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Brent and I didn’t race together much in 2009. Sure, we talked about racing together a lot… worried about racing together a lot… wondered (a lot) whether it was worth it for us to race together when it seemed to be the only time in our relationship that something wasn’t quite clicking.
And yet we couldn’t quite give it up.
There was the two-day snowshoeing race in March that had more emotional highs and lows than the ski resort that served as its home base.
And the 12-hour orienteering event that we decided to do to celebrate our two-year wedding anniversary and that left us both wondering if we should have gone out to dinner instead.
The thing was, it’s not as though it was all bad. Probably 85% of the time, we had a blast together. It was just those moment, those few instances where something would go wrong, and we’d find ourselves on shaky ground. It seemed like there was too much at stake. We couldn’t (and didn’t want to) be just teammates… which made trying to be teammates, well, complicated.
As I wrote after that 12-hour race,
Brent and I seem to have developed a bit of a pattern in racing together.
(1) Something happens at the start of the race. We’re not totally sure what that ‘something’ is, and I suspect it changes from race to race. But generally, it’s not a good something, and it invariably leaves me feeling anxious, out-of-breath, and ill-equipped.
(2) Somewhere between hour one and hour three, I feel my chest contracting and my voice faltering. Around that time, Brent usually asks how I’m doing. And when I attempt to answer, I cry. I always cry.
(3) We feel like we’ve reached an impasse, and try to figure out what’s not working. We come to the conclusion that maybe we shouldn’t be racing together. We hug.
(4) We continue on our way, pretty sure that this will be our last adventure together. And then something shifts. It may be immediate, or it may take another hour, but suddenly the mood changes. We start clicking. And we end up having a solid – and generally successful – rest of the day together.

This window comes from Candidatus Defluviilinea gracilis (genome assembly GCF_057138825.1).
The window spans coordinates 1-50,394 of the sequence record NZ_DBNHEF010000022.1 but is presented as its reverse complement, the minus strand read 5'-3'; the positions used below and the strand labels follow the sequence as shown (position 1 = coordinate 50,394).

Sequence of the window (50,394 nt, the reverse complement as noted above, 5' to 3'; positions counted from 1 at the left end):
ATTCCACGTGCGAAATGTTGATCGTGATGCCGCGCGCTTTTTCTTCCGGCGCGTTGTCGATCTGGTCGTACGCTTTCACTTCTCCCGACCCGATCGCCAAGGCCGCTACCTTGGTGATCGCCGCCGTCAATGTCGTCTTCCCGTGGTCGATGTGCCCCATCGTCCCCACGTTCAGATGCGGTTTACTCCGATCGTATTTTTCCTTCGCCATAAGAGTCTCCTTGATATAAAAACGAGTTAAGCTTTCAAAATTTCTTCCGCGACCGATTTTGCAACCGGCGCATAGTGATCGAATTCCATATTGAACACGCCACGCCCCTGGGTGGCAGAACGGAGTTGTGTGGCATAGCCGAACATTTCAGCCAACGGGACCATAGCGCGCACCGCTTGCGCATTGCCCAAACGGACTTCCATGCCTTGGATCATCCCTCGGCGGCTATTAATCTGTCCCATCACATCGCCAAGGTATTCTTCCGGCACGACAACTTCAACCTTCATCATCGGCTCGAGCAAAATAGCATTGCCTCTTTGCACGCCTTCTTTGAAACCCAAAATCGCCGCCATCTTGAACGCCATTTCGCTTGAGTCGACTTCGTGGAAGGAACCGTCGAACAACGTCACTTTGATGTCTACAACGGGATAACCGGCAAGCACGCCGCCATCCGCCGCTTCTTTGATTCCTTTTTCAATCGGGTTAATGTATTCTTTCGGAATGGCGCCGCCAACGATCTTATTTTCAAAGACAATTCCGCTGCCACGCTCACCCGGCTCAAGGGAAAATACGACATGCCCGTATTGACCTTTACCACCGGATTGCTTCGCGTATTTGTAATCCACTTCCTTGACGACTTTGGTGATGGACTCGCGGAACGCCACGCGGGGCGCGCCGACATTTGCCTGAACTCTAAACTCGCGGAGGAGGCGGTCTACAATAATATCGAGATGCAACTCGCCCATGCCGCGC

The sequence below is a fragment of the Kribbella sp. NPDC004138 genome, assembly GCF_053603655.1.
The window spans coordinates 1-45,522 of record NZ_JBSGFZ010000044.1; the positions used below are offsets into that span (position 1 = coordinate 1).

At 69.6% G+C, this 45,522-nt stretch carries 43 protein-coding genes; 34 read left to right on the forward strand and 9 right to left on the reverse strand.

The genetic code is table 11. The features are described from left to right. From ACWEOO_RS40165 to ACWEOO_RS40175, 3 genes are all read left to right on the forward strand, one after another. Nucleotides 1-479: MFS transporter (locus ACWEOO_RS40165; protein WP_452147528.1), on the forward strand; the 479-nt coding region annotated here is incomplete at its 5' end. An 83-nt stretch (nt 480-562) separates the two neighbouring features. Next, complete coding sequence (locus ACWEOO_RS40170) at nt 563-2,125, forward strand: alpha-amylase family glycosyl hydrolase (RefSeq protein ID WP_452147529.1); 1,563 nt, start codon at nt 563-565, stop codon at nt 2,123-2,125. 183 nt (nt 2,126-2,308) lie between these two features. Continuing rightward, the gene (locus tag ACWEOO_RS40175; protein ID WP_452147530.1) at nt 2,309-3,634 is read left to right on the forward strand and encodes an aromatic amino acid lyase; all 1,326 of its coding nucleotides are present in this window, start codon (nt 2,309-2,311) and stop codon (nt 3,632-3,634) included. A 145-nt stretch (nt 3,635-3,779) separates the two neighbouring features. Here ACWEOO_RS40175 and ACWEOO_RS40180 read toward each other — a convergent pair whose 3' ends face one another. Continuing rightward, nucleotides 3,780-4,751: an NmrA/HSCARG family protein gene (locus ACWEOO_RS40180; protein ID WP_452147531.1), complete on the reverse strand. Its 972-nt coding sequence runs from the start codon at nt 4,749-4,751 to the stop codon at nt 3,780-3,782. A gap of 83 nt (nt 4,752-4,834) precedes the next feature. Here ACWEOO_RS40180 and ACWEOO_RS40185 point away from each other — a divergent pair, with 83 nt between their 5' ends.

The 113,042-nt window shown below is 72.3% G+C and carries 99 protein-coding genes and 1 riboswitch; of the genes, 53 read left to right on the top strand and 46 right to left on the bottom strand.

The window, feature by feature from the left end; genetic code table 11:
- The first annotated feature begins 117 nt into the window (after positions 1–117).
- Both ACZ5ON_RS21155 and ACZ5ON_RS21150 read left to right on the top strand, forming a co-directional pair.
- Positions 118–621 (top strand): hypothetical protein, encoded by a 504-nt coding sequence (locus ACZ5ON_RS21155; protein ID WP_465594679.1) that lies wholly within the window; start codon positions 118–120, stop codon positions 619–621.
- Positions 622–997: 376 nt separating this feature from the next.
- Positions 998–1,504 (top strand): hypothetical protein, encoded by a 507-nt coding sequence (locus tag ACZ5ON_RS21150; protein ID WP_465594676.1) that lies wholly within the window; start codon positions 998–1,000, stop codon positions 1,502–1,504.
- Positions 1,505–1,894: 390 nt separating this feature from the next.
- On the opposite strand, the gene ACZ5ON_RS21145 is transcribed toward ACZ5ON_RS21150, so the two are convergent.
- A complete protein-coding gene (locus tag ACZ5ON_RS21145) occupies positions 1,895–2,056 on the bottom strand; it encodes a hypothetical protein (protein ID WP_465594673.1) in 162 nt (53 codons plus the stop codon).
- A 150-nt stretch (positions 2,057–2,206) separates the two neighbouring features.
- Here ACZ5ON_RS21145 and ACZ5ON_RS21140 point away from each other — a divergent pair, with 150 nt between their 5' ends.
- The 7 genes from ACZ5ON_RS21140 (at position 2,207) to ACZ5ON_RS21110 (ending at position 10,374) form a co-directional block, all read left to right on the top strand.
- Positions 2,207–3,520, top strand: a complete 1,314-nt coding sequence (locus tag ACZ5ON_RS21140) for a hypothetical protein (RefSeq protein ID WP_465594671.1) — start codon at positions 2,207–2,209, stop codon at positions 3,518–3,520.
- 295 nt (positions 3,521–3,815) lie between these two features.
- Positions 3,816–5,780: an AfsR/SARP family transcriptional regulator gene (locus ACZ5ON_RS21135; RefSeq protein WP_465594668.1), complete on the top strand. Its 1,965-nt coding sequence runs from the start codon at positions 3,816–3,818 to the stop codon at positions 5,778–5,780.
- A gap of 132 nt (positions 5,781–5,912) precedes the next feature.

After that anniversary race, we seriously considered retirement. It just didn’t seem worth it. If you can pinpoint what’s causing stress in a relationship and know that it can easily be eliminated, isn’t it stupid not to do so?
We had plans to give it one final shot, one last adventure race. Why the final attempt, you ask? Well, because we’re both pretty stubborn when it comes down to it.
We headed to the southern Catskills with Bruce, Jon, Chris, and Keith for NYARA’s 2009 Longest Day. It was a 27-hour race, 15 hours longer than anything I’d done to that point. GOALS was fielding two teams, but no one knew for sure how the lineups would ultimately play out.
When we got to the start line the next morning, I was racing with Bruce, Jon, and Keith in the premiere coed-4 division. Brent and Chris were a 2-male powerhouse built for speed, with their sights set on a high overall finish.
The day began with a paddle section (and I decided that if I had my choice, all races would begin on the water – it’s so much easier to stave off the rush of adrenaline and control your breathing in a boat than on foot or bike!). From there, we set off on a 50-mile bike ride, a combination of technical trails and smooth rolling roads that dropped us off on the banks of the Esopus Creek.
It was here that things didn’t quite go as planned. You can read the full report here (I get chills, reading the whole thing again). To summarize, I nearly drowned at the start of a rough river tubing section that ended with Bruce and Jon calling it a day and me and Keith continuing on unofficially.